One regret that I have, is that due to Hindu-Muslim tensions, and assorted reasons of security, you are not allowed to visit the Taj at night. 
I have been told that the Taj in the moonlight is ethereal. 
Maybe, someday, when the War of The Worlds end, it will be possible to visit the Taj and see it under the light of the full moon.

Etmad Ud Daulah

Itmad ud Daulaf, or Etmad Ud Daulah, if you pronounce it the way we do in Hindi, is the place where the parents of Nur Jehan were buried. The photograph above is the entrance to the main tomb enclosure and the gardens. The tomb has been built on the left bank of the Yamuna, which you can see as you walk to the gardens at the back.

Jehangir was the son of Akbar, and the fourth of the great Mughal Emperors. He ruled for 22 years, from the death of his father. Those were troubled times indeed, much like our own. Soon after Jehangir came to power, one of his sons wanted to overthrow him. The son was defeated, and blinded by his father. The fifth Sikh Guru, Guru Angad, who aided the young fellow, was tortured for five days, and then he disappeared.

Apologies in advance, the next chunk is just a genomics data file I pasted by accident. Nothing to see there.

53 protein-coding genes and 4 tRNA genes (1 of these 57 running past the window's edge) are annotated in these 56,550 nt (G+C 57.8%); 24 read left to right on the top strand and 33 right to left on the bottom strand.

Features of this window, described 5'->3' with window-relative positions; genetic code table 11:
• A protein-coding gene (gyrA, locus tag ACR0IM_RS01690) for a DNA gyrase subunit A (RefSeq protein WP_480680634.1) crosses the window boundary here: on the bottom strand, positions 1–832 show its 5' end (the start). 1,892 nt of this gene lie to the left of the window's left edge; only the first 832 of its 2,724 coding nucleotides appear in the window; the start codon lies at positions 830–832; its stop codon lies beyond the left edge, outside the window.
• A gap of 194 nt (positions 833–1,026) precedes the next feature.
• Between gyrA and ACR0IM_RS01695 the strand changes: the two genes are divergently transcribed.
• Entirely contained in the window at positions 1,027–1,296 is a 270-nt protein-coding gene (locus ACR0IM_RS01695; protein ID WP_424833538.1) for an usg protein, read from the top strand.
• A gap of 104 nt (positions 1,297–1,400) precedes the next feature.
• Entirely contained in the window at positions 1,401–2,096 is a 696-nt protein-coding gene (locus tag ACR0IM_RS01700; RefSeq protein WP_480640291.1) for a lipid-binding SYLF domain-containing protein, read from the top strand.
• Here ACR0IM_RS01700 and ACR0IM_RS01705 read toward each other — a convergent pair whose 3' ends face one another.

Many years later, another young fellow, who later called himself Shah Jehan, murdered his brother, to ensure that there would be no opposition to his own accession to the throne.

Jehangir was a highly tolerant king, barring the Sikhs, and he had a highly elevated sense of justice. His twentieth wife, (and this shows he had stamina!), was Nur Jehan. She was by far his favourite, and as he increasingly battled his addiction to opium and alcohol, she became the real power behind the throne.

Mirza Ghiyas Beg, Nur Jehan’s father came from Persia. He was received by Akbar and rose quickly. He was an important official in Jehangir’s court, and was the grandfather of Mumtaz Mahal, who is the inspiration behind the Taj. In that sense, we can credit Mirza Ghiyas Beg for two of the more famous tombs in India.